Biological & Chemical Warfare Agent Detection Chemical Sensors Research Group

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Biological & Chemical Warfare Agent Detection

1. Chemical Sensors Research Group (CSRG) is working on various types of chemical sensors. This web site, which is also available in CD version, presents selected areas of our activity. Our intention was to gather some texts, figures and tutorials on ion selective electrodes (ISE), ion sensitive field effect transistors (ISFET) and fiber optic chemical sensors (abbreviated as OPTO, however more common is FOCS). The figures and slides were created in our group using results of experiments or drawings of the sensors. Sometimes pictures (e.g. presenting equipment) were downloaded from the internet.
2. Sensing chemical or biological warfare agents
The concentration of GM1 ganglioside can determine the number of points of attachment between cholera toxin and the surface. The ability of GM1 to diffuse in this biomimetic membrane maximizes the interaction. Attachment at multiple sites results in slower dissociation kinetics and higher apparent affinity.

3. Biological warfare, bioterrorism, biodefence and the biological and toxin weapons convention (Edgar J. DaSilva)
Tissue-based biosensors provide reliable alerts and assessments of human health risks in counteracting bioterrorism and biowarfare. Comprised of multicellular assemblies, and wide-ranging antibody templates, such sensors detect. and predict physiological consequences arising from biological agents that have not been fingerprinted nor identified at the molecular level. Alerts and assessments are made through the use of reporting molecules that express themselves through the phenomena of luminescence, fluorescence, etc. (Table 4 a, b, c).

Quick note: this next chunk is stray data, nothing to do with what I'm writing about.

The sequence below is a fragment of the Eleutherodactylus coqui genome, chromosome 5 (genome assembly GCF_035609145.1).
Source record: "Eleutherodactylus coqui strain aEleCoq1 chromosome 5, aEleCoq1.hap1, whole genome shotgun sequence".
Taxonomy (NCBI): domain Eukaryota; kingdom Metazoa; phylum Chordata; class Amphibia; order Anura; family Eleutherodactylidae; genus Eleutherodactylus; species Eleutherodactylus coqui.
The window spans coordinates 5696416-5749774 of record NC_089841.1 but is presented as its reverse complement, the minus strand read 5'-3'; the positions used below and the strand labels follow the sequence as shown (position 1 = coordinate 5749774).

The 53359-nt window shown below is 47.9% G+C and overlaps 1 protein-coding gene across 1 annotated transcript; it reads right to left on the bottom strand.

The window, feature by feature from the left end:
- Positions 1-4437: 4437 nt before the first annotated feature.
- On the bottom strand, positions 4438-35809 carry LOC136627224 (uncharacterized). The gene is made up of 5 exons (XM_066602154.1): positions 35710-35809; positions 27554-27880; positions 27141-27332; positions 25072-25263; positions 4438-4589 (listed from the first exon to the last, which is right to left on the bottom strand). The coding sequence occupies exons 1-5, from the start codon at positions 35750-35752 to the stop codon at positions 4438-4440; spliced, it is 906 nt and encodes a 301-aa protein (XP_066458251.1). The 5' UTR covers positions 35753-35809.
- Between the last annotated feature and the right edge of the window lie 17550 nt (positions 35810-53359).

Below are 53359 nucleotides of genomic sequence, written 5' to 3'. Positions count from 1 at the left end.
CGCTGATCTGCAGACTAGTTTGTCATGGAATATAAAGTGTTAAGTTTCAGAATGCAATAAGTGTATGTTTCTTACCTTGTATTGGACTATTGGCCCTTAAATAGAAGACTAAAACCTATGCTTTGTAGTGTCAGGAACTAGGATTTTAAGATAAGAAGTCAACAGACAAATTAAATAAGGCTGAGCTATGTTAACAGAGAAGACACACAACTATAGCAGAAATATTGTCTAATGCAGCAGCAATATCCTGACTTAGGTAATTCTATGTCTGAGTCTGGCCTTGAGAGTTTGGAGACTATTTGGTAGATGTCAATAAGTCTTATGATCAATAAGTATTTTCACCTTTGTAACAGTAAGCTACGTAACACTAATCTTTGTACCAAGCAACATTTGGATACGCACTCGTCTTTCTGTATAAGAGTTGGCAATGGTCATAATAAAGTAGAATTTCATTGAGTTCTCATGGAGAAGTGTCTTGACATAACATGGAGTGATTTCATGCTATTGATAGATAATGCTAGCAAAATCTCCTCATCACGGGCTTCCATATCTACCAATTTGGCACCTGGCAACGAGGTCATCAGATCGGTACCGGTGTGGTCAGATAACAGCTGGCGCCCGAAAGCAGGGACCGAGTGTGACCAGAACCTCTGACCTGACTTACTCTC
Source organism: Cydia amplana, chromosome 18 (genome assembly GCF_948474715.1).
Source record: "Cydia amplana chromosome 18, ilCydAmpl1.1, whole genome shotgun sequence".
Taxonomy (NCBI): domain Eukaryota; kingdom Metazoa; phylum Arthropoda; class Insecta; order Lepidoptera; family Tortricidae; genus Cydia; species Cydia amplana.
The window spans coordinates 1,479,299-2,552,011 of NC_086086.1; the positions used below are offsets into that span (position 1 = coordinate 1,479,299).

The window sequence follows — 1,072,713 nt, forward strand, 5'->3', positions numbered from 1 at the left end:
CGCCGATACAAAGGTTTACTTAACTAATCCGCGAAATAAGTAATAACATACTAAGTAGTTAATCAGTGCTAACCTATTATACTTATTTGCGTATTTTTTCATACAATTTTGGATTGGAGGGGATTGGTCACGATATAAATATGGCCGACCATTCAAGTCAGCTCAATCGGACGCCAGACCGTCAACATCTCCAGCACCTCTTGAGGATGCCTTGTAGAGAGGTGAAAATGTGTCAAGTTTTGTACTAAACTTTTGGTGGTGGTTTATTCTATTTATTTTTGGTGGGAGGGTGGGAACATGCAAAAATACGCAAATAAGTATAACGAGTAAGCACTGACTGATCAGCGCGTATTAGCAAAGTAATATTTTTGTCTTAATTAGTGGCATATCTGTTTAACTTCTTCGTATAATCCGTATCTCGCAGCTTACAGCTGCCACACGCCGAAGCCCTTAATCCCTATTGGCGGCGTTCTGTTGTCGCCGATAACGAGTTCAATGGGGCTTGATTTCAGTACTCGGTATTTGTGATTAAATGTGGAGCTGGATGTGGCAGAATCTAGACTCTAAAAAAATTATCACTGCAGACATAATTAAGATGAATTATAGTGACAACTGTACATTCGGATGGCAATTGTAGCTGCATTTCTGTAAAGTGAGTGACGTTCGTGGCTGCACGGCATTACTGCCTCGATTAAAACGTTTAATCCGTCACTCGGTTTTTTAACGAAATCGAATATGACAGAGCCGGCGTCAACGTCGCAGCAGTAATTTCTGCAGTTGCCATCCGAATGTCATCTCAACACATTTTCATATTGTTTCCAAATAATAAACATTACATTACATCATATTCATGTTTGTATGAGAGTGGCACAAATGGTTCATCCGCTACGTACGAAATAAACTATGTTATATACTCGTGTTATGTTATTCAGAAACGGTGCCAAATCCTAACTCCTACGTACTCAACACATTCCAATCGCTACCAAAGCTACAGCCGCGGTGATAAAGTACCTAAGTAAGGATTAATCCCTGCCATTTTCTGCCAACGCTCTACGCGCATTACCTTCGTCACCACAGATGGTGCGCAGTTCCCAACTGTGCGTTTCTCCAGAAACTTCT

Biosensors, using fibre optic or electrochemical devices, have been developed for detecting micro-organisms in clinical, food technology, and military applications (King et al, 1999; Mulchandani et al, 1999). An immunosensor is used for the detection of Candida albicans (Muramatsu et al, 1986). Bacillus anthracis, and bacteria in culture are detected by optical sensors (Swenson, 1992). In addition, several systems have been developed in the USA to detect biological weapons. Generic and polyvalent immunosensors have been devised to detect biological agents that cause metabolic damage and whose antigenic structure has been specifically genetically altered to avoid detection by antibody-based detection systems. Other biodetection systems functioning as early warning/alert systems involve the detection of biological particle densities by laser eyes and electronic noses with incorporated alarms. Emphasis in such systems is less on the identity of the biological agent, and more on the early warning aspect which constitutes an effective arm in counteracting the threat of bioterrorism in daily and routine peace time environments (Schutz et al, 1999).